About a year ago, we cut the elements of Cage Match! in half, and the game became much better for it. Over the past couple of weeks, racing towards our deadline to print in time for the holidays, we reduced it even further, and what was a good game is really and truly a great game now. I’m super proud of it.
Most recently, the OK Art Studio did some outstanding work in essentially cutting the footprint of the game in half, from 14″ per player down to 7″ per player. Now that you only need 7″ of table to play your side, you can play on a coffee table or at a bar.
A year to a year-and-a-half ago, we were trying to make a different game than what we’ve made now. At that point in time, my vision was of a MMA game that MMA fans would love. My goal was for MMA fans to say, “If you want to play a game that really captures the MMA fight experience, play Cage Match!”
Since then, we’ve changed our minds about the goal, and the game has had to change along with it. What we learned through hundreds upon hundreds of play tests was that the fun heart of the game — something all designers need to seek, and then elevate — was in the reveal of moves. This works better with fewer moves to understand. We also learned that lighter and faster works better for this theme. A 30-minute game that captures the nuances of MMA might appeal to the hardcore MMA fan who is also a hardcore gamer, but would appeal to almost no one else. It’s not like everyone is familiar with MMA and thinks it would be fun to be a MMA fighter, at least not in the same way as, say, everyone knows about ninjas and martial artists for a game like Bushido. The goal changed from being awesome to a very small group of people, to instead being very good for a much wider group of people.
Cage Match! is great because it’s fast and fairly simple. How fast? Once you know how to play, you can play a match in 5 minutes. You can play through the full roster of men or women in 30 minutes or so. Elevating the speed of the game, the fun of the reveal of moves, has required many sacrifices. It required the entire Clinched position, and eliminating moves like Focus, Dodge and Flying Knee.
Now, most recently, the feedback from Board Crazy Games suggested that many different options that can all be stopped by the same Block + Counter can actually be a bad thing. With the priority keeping the game simple and fast, this meant eliminating the Cross punch and Head Kick. Eliminating these, especially the Cross, reduces the options available and gives a MMA fan a little less to sink his teeth into. However, it makes the game friendlier to the casual fan, less frustrating to the aggressive player who likes to try things, and keeps the game light and fast. It also made it a little easier to cut the size of the Action Pads in half.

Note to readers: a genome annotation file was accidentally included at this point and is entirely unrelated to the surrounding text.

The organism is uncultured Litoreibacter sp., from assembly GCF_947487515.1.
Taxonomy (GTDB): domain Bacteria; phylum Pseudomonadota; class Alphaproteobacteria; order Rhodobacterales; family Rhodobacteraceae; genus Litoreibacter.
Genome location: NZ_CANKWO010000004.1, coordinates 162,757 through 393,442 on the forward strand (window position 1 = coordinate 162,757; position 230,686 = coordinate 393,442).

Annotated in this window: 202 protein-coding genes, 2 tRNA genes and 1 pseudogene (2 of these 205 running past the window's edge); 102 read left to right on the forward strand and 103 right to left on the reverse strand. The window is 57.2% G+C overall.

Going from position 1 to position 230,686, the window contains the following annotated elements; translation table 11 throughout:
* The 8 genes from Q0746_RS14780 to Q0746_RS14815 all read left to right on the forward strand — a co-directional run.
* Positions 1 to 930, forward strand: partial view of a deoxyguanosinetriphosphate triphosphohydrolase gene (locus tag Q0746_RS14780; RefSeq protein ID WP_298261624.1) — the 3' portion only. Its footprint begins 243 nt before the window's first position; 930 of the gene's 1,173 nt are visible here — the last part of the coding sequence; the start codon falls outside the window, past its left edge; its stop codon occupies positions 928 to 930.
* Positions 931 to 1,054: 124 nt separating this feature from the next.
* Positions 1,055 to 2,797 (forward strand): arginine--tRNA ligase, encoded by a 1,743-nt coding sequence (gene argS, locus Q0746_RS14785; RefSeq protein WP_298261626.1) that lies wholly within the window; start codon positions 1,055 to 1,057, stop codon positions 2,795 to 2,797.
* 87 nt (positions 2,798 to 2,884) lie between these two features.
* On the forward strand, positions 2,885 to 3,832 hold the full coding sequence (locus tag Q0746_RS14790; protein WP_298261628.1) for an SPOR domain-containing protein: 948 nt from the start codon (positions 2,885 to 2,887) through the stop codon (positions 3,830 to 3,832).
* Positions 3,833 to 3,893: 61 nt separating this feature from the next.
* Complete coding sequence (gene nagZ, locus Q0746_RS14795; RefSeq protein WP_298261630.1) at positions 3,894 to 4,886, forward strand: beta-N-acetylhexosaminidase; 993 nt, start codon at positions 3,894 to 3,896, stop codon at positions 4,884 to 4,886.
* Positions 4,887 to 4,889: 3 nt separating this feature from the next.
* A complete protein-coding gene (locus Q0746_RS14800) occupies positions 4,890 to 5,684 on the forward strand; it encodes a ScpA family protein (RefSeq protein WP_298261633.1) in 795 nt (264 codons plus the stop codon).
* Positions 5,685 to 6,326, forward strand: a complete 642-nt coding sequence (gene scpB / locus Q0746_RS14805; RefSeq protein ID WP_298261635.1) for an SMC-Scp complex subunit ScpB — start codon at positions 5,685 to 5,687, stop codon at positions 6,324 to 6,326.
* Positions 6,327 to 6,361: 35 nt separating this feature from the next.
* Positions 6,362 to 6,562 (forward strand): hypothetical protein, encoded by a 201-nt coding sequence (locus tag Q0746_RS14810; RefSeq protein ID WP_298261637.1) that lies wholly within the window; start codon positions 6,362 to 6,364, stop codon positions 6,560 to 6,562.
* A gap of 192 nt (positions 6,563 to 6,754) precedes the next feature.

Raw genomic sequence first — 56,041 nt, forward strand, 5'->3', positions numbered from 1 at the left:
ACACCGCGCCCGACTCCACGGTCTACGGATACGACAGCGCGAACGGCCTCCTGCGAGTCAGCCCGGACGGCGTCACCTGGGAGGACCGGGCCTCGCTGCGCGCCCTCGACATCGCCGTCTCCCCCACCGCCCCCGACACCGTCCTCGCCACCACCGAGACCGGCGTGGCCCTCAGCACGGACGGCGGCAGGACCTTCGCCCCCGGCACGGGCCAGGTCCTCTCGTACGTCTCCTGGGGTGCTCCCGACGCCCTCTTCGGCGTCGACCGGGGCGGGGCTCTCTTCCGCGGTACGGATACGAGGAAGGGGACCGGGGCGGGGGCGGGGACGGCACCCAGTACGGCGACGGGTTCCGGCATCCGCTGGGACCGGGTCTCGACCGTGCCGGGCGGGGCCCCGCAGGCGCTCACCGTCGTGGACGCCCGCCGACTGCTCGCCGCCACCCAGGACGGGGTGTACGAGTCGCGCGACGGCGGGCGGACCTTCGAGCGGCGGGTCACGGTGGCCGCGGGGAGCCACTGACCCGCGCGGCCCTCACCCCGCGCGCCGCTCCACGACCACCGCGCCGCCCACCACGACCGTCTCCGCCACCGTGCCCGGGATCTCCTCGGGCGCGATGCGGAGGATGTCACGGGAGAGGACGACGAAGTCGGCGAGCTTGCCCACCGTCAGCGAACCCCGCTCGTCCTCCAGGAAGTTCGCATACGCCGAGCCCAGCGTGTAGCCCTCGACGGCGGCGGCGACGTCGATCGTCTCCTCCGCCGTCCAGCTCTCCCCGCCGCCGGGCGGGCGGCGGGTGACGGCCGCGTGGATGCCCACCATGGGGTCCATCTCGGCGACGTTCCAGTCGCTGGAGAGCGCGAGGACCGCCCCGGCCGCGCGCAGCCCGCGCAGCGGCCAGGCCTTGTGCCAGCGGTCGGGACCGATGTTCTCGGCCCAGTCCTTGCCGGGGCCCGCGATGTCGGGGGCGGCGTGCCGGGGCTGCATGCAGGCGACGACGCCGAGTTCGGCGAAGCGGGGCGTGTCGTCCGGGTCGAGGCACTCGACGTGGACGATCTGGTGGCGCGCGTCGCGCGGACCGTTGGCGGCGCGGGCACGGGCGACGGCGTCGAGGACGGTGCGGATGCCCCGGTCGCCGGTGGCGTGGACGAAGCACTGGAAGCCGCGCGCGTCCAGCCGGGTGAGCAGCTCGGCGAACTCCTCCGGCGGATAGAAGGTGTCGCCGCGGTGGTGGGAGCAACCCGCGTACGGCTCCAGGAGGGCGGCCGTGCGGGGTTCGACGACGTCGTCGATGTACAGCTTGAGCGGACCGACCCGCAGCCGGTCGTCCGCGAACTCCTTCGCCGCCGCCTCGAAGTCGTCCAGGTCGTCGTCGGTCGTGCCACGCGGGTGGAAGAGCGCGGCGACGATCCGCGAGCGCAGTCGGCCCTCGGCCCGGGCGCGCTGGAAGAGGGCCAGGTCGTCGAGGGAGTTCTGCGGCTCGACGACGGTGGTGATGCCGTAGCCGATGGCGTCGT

A welcome side effect of both changes — eliminating 2 moves and cutting the size of the Action Pad in half — is that it makes the character differences matter more. Some characters still have Crosses and Head Kicks as Special moves or as part of Combo attacks, differentiating those characters from the pack. This is actually consistent with real MMA — although the Cross punch is pretty standard, not every top level MMA fighter can execute an effective head kick. It’s also a bit more of a video game feeling, where you have base moves and advanced moves.
What I didn’t realize or expect was the visual effect of reducing the size of the Action Pads: the Character cards become bigger relative to the other components. This visually highlights the character you are fighting with, and makes it look the character matters more, which they do. It’s like the old, bigger Action Pads made the Action Pad look like the most important thing, and with so many moves available to all fighters, it was. Now, the character looks more important and with the asymmetry between fighters mattering more, the character is more important.
Here are the rest of the final changes we made:
- Along with reducing the size of the action pads, we reduced the height of the screens. This makes them a little less clunky to handle and just upgrades the game’s overall UI.
- Upgraded the UI to include separate fight cards, and reducing the amount of information on the screens. All that is covered in this post.
- Tweaked the color scheme to make the game look a little grittier. Small things add up to big changes.
- Cut all hit points and damage in half. Originally, defense had to make a dice roll or block only half the damage of the attack, so all hit points and damage were divisible by 2, i.e. even numbers. I kind of wanted to keep it that way so that we could introduce advanced rules, but none of that is necessary unless the base game rocks, and for that, simpler is better. Another small change that adds up to a bigger one.
- Updated the fighter cards. We tweaked the graphics to make the Specials and Combos a little easier to follow, plus halved all the damage, plus I’m always tweaking the fighters for balance.
- Streamlined the visuals around activating Combos. It was too convoluted before, now you activate them the same way as everything else.
- Revised the rules. Got some feedback on these from the review circuit, from our friend Jon Merchant, and others.
- Working with the printer, we’ve been upgrading the thickness of several of the components. We want this game to contain durable, high quality components and are willing to eat some margin to bring you a nice version of the game.
All the words add up to this: Cage Match! is a great game. We’ve worked really hard to make it faster, lighter and less complicated to where any light gamer or casual MMA fan can quickly understand and play the game. The art studio worked really hard to convey all this visually as well. It’s an outstanding product, and we’re excited to bring it to you this fall!